Shortly after seeing the perfectly awful Norbit, I was browsing through Eddie Murphy’s credits for the titles of some of the almost equally awful movies he’s made recently, and I came across this. How I missed it when it was new I don’t know. I mean, Eddie Murphy back when he was often funny, Steve Martin back when he was still doing good work, and Frank Oz? Sounds like a sure thing. Oz directed some our favorite movies, including Little Shop of Horrors, HouseSitter, Dirty Rotten Scoundrels, and last year’s hilarious Death at a Funeral, in addition to being the voice of Yoda and Miss Piggy.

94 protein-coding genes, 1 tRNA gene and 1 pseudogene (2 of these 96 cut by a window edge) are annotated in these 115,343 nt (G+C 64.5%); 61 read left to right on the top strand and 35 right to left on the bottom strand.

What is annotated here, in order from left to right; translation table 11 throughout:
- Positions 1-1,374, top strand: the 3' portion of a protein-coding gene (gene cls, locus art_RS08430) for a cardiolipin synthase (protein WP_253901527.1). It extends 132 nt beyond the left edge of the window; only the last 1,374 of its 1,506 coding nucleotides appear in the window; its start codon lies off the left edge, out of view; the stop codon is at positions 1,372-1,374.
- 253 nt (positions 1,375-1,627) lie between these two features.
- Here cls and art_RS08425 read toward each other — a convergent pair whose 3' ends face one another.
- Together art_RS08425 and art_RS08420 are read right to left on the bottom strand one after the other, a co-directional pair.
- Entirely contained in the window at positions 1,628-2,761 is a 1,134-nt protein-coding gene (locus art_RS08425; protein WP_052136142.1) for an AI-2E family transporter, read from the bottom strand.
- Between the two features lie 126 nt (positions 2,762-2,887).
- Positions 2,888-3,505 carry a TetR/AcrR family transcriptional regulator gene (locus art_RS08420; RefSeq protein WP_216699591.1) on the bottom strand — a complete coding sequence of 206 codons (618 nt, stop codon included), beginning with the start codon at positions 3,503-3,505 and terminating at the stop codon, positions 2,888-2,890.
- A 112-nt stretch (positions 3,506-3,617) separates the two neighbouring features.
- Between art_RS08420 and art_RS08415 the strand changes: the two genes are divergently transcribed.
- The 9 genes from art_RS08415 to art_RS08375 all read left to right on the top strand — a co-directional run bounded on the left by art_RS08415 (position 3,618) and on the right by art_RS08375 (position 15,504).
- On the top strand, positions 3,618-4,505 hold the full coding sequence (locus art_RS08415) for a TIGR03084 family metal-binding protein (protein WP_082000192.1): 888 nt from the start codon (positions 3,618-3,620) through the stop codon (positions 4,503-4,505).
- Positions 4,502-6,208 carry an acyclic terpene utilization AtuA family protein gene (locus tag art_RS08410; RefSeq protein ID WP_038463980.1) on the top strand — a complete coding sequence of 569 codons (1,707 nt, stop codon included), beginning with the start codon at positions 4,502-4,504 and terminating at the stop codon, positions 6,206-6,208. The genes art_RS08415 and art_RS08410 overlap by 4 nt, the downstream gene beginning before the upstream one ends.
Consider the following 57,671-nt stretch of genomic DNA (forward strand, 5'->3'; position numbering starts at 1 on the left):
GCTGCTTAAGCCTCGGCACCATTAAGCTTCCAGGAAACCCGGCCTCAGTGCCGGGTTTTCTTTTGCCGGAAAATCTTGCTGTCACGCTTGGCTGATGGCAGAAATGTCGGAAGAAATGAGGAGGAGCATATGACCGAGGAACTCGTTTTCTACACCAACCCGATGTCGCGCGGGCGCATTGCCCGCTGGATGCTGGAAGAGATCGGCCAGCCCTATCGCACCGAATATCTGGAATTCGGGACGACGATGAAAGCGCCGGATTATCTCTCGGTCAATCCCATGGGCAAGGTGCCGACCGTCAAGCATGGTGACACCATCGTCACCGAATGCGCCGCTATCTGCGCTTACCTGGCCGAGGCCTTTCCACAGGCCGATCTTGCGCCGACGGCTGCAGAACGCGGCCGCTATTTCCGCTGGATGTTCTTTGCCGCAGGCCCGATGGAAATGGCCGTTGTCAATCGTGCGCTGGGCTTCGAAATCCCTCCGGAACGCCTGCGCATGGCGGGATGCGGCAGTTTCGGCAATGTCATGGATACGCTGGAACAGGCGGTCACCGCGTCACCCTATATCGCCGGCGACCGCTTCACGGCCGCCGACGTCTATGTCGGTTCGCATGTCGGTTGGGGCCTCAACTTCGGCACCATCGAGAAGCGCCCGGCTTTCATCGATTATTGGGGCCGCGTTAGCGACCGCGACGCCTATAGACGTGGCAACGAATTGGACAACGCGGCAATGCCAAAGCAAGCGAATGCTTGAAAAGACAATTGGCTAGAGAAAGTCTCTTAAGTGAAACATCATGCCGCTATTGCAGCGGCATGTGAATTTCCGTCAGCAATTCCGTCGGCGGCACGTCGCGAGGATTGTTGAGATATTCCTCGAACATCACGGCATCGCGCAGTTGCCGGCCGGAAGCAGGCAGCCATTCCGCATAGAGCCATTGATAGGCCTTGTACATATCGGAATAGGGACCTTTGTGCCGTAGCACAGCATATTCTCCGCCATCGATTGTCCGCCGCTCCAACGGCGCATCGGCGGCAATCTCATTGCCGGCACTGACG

And though this movie isn’t quite in that league, it’s a winner. Martin plays Bowfinger, a fifth-rate director down on his luck, like so many Hollywood wannabes. (A poster in the background shows a car and the title The Yugo Story, which may be his only screen credit.) He gets a script for something called Chubby Rain, which he thinks is pure genius, and sounds to me as if it would make Plan 9 From Outer Space look like 2001: A Space Odyssey. But he’s determined, and not without guile. He comes up with the idea of having Eddie Murphy, the biggest action star in Hollywood, star in his movie … only he won’t know he’s in it. He hides cameras, has his actors sneak up on Murphy and play their scenes. It doesn’t hurt that Murphy is crazy as a shithouse rat and already thinks he’s being chased by aliens. These odd happenings fit right into his paranoia. He’s also a member of a weird cult that will surely remind you of Scientology, or maybe Werner Erhard’s EST Training. (Remember him? Me, neither.) Some very funny stuff here, including how Bowfinger gets his crew. He backs a van up to the Mexican border and simply rounds up the first four wetbacks to come his way. Soon they are expert in the movie biz, getting phone calls from their agents. Then there is the wide-eyed, cute little girl from Ohio who gets off the bus and before long has fucked anyone who has any chance of making her a star. I mean, she’s so determined she even goes to bed with the writer, something that has never happened in Hollywood unless the writer is also the producer and director.